By Mike Bertrand, Founder/CEO of MoneyStream - and as a special offer to MyCorporation customers, try it free for 90 days.
It’s a common joke among small business owners: I’m the CEO and the sales guy and the billing department and I make the coffee. As the founder of multiple successful software companies, including personal finance management service MoneyStream, I’ve certainly used that line more than a few times.
Of course, we don’t complain about making the coffee. Hey, someone’s got to do it. But there has to be a limit.
I’ve been fortunate to work with numerous entrepreneurs over the years. One of the pitfalls they fall into is the wasted timed on low-payoff work like running to get office supplies. Meanwhile, they short the activities that drive growth, such as negotiating a lucrative contract or persuading an existing client to grow their business.
Managing your personal and business finances is not low-payoff work. But it’s not your core competency either. Fortunately, you don’t have to be a CPA to properly manage your finances. Here are a few tips for saving time on financial management.
This guest post is brought to you by GoDaddy Online Bookkeeping (formerly Outright) the simplest way to manage your small business finances online. Sign up today for a less taxing tax time!
Running a business only works if you get paid. Sending out invoices with no answer from the client or customer can cause you to pull your hair out and stay up all night wondering how you’re going to pay the bills.
Now that GoDaddy Online Bookkeeping also includes a new Invoicing feature, we’ve taken a marked interest in how our customers invoice. And we’ve come up with several best practices that seem to get invoices paid promptly and in full.
By Greg Lindberg, 1800Accountant Writer
In the eyes of most small business owners, bookkeeping is likely one of their least favorite things to do. When you sit down and think about it, who truly enjoys pouring over lengthy spreadsheets and calculating financial figures that will often make your head spin? Even though bookkeeping is not a highly popular task it is still one of the most important priorities on any business owner’s to-do list.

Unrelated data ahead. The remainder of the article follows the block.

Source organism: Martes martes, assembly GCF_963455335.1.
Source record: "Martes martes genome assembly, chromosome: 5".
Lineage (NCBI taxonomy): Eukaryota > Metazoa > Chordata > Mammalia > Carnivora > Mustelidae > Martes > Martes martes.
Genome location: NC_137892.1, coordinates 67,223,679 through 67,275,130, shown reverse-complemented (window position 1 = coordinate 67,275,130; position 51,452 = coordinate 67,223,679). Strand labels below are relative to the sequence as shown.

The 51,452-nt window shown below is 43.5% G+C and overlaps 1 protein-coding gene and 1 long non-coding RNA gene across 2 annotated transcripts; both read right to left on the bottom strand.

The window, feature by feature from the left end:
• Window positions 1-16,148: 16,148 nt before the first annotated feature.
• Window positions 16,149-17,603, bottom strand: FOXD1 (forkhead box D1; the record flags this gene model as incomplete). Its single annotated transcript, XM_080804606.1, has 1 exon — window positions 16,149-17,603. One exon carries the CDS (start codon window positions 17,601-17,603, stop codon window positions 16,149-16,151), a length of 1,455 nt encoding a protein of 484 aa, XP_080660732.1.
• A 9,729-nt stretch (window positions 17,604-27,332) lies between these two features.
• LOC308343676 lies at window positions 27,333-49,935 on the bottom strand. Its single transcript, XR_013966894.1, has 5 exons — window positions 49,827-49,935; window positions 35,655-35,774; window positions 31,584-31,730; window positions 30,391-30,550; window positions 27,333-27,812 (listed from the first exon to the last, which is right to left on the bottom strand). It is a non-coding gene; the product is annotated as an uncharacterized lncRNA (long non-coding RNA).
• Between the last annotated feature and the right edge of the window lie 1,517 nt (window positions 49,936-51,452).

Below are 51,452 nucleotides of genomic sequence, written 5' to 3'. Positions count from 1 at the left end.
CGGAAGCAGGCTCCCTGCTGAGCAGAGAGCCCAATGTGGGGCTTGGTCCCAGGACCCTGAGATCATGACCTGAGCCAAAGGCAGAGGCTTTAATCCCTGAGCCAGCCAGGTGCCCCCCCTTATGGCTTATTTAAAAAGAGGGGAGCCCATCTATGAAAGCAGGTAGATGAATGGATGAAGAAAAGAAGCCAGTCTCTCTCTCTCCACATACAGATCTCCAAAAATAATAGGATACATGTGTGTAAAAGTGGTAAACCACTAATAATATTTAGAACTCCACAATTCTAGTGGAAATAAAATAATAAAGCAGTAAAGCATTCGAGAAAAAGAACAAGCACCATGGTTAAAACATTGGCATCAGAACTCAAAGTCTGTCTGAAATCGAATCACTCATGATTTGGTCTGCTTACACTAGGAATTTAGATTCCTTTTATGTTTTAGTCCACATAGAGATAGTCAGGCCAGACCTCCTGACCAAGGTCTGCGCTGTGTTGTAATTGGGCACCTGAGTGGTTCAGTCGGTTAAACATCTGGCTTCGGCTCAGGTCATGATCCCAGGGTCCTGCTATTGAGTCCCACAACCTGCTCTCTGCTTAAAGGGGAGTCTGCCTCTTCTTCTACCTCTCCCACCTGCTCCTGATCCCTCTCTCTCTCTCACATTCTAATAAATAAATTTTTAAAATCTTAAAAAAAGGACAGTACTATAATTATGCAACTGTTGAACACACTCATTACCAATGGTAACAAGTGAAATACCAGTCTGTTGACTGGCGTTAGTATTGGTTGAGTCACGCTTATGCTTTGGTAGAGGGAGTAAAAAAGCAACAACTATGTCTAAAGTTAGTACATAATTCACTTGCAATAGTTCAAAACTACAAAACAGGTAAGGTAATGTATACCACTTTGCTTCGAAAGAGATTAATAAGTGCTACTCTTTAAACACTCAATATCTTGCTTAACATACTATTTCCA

Bookkeeping is a practice that involves maintaining all of the financial records of a business. It is vital to keep a keen eye on the profits a small business generates, the money it pays in the form of expenses, and the taxes it incurs on a regular basis. When you can see a clear snapshot of this information in front of you, the financial side of your small business will immediately become very important to you.
This guest post is brought to you by Outright, the simplest way to manage your small business finances online. Sign up today for a less taxing tax time!
You hired a freelancer for some temporary work at your business, but now you’re worried about what the Tax Man requires. After all, you were already so busy you had to get somebody else to come in to write that blog post/add on to your home office /upgrade your computer/etc. How in the world are you going to find the time to do extra taxes?
Luckily for you, they’re actually not that complicated. While they seem like they should be tougher, freelance taxes are simple for the small business owner to deal with. But first, there’s something we should clear up.
If you’ve ever shopped at Costco, Sam’s Club or any other warehouse-type store for home goods, you know how easy it is to get carried away with the tantalizing prices of bulk items. “Twelve dollars for 20 bars of Dove soap? What a steal!” Then you get home and remember you don’t even use Dove soap, and it just sits in the back of your bathroom storage cabinet.
As tempting as some of the prices might be, buying in bulk isn’t exactly as cut-and-dry as it seems. When it comes to bulk-buying for business, things can get even more complicated. Read on for some tips on how to really get the most bang for your bulk buck.